Launching a feature phone at the beginning of 2015 may seem strange, but Microsoft is convinced there is still a market for the Nokia 215 as a second phone and in parts of the world were electricity is scarce and budgets are small.
Microsoft calls Nokia 215 the company’s most affordable “Internet-ready entry-level phone” with Facebook and Twitter integration. The screen measures 2.4 inches and the camera has a 0.3-megapixel resolution.
On the software side, it uses the Series 30+ operating system and has Bing Search and an Opera Mini Browser. Opera redirects traffic to the browser via its own servers to be able to decrease the amount of data sent to the phone. That’s sorely needed on a phone like the Nokia 215, which has maximum download speed of only 236.8kbps using Edge.
Besides the US$29 price tag, the phone’s stand-by time of up to 29 days is the biggest attraction. For people who live in parts of the world were electricity isn’t readily available, that’s an important consideration.
The reasoning behind sticking with this segment of the market for now is pretty straightforward; The development costs—including components and patent licensing—are too high for smartphones to compete at the very bottom end of the market, according to Neil Mawston, executive director at Strategy Analytics. So feature phones aren’t going away, he said in a recent interview.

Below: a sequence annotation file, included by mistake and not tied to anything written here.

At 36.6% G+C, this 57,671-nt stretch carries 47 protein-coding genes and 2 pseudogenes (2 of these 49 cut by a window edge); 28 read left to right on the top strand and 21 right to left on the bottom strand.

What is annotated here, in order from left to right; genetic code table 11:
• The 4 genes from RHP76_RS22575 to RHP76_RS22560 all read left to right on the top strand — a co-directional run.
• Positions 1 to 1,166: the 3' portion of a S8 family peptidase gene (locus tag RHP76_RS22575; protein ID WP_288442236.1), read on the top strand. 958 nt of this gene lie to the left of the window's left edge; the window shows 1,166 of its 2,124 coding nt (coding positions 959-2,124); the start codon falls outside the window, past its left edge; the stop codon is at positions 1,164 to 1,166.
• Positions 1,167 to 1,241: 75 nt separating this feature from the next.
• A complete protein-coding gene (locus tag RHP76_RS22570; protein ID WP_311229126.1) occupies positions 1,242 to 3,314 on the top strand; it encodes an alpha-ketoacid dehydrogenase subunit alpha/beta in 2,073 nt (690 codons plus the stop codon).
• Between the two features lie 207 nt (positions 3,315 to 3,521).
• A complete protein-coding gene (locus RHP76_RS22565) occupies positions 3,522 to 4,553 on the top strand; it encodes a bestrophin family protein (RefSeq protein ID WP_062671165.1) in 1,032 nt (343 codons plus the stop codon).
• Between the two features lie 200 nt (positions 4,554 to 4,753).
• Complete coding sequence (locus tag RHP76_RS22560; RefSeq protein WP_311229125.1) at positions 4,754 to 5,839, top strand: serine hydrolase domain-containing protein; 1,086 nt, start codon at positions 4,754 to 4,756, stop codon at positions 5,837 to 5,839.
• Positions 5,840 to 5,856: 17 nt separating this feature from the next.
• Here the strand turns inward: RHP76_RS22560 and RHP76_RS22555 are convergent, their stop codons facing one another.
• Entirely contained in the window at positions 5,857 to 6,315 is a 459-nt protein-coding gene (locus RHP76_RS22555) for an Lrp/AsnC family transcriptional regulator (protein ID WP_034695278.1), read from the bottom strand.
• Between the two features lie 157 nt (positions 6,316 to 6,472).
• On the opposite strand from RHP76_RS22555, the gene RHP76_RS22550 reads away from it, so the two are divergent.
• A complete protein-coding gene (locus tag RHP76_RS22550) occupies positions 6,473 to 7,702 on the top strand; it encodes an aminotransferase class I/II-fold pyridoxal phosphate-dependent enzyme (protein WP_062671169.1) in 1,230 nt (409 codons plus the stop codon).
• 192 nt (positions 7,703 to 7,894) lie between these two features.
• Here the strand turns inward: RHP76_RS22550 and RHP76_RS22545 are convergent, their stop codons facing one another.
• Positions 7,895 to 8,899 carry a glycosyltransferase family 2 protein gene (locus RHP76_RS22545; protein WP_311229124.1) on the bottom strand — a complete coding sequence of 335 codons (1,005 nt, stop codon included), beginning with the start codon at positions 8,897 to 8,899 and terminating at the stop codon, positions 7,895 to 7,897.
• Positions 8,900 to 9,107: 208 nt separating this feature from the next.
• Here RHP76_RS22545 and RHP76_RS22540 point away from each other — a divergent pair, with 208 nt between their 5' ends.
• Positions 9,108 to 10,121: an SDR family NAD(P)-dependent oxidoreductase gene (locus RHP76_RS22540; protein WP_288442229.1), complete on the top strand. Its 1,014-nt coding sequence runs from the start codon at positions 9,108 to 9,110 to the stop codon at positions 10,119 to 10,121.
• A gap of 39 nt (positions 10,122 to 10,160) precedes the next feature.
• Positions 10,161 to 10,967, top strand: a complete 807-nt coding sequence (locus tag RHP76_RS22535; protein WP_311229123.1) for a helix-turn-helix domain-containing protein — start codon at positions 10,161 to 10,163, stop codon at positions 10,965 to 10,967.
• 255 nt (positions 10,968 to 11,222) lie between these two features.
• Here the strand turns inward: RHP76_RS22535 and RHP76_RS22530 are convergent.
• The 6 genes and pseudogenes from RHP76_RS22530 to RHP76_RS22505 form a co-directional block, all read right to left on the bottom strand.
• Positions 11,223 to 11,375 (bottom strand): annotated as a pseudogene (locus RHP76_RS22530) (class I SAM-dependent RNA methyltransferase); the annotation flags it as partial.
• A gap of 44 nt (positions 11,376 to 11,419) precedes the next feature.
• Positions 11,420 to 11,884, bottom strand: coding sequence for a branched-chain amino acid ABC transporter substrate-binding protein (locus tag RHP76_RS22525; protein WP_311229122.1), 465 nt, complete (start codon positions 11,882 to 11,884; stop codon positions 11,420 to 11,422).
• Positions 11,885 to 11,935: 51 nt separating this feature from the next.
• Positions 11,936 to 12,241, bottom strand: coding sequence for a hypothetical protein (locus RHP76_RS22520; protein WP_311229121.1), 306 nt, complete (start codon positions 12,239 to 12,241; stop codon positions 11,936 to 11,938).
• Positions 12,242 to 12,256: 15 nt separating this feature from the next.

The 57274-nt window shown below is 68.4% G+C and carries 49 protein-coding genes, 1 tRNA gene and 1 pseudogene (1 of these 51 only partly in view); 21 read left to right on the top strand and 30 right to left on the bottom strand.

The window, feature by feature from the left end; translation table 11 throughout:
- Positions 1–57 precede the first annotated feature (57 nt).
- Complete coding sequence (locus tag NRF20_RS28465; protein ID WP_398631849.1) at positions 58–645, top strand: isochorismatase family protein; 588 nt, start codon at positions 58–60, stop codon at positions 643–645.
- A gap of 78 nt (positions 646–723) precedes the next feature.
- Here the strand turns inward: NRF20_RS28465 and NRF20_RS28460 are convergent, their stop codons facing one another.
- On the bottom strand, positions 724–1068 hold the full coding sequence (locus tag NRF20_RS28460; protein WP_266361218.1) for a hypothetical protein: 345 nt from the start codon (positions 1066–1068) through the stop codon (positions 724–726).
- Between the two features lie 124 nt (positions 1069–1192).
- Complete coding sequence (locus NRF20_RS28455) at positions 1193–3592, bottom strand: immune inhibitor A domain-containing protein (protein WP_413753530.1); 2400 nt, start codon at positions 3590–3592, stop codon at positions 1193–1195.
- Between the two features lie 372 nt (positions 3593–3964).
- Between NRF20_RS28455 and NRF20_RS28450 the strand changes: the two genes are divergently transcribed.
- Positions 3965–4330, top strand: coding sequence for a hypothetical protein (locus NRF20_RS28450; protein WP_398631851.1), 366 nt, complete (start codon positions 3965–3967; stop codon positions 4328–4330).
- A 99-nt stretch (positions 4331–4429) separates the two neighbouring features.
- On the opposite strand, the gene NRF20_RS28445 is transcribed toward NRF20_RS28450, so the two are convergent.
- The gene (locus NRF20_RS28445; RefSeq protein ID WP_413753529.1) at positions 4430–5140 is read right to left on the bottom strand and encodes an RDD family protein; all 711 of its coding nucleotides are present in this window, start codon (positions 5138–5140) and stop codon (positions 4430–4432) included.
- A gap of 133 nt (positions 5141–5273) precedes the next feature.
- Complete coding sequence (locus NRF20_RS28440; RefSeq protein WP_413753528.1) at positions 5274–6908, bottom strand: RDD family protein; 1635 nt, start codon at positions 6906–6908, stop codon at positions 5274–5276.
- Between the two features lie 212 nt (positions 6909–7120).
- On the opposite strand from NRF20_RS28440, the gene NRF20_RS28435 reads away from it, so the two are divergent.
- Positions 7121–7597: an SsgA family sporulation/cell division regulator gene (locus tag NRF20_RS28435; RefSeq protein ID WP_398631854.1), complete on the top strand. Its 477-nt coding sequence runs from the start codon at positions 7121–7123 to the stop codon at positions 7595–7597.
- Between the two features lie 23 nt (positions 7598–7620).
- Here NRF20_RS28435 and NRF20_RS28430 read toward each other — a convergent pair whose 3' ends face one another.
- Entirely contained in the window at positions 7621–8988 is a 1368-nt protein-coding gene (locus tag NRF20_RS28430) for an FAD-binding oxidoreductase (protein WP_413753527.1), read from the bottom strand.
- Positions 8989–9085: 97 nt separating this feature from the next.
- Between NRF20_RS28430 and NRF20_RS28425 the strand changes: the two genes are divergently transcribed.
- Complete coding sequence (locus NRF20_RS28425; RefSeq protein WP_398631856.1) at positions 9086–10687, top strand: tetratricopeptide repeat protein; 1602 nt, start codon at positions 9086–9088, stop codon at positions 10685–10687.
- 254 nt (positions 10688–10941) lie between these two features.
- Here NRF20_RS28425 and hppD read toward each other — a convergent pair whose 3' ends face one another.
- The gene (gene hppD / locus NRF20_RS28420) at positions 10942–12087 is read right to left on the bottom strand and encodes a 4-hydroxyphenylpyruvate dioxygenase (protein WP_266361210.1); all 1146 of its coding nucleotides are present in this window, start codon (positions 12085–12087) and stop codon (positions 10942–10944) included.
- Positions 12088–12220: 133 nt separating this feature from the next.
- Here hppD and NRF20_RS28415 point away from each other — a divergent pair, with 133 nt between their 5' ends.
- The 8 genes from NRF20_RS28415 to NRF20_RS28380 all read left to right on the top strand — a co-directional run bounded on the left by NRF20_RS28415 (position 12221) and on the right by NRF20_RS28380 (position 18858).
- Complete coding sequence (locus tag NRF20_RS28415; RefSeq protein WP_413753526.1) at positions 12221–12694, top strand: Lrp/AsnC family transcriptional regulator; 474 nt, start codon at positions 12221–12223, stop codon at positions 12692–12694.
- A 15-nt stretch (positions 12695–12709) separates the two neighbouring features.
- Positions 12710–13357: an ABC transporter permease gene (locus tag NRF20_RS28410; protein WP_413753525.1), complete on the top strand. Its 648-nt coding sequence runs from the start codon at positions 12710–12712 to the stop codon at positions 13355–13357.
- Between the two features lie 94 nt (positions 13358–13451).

Global mobile phone shipments increased to 459.5 million during the third quarter, including about 140 million feature phones.
Unlike on smartphones, Microsoft has decided to keep the Nokia brand on its cheapest phones. The Nokia brand is more well-known in parts of the world were feature phones are still relevant.
The Nokia 215 with one or two SIM slots is first rolling out in some parts of the Middle East, Africa, Asia, and Europe during this quarter.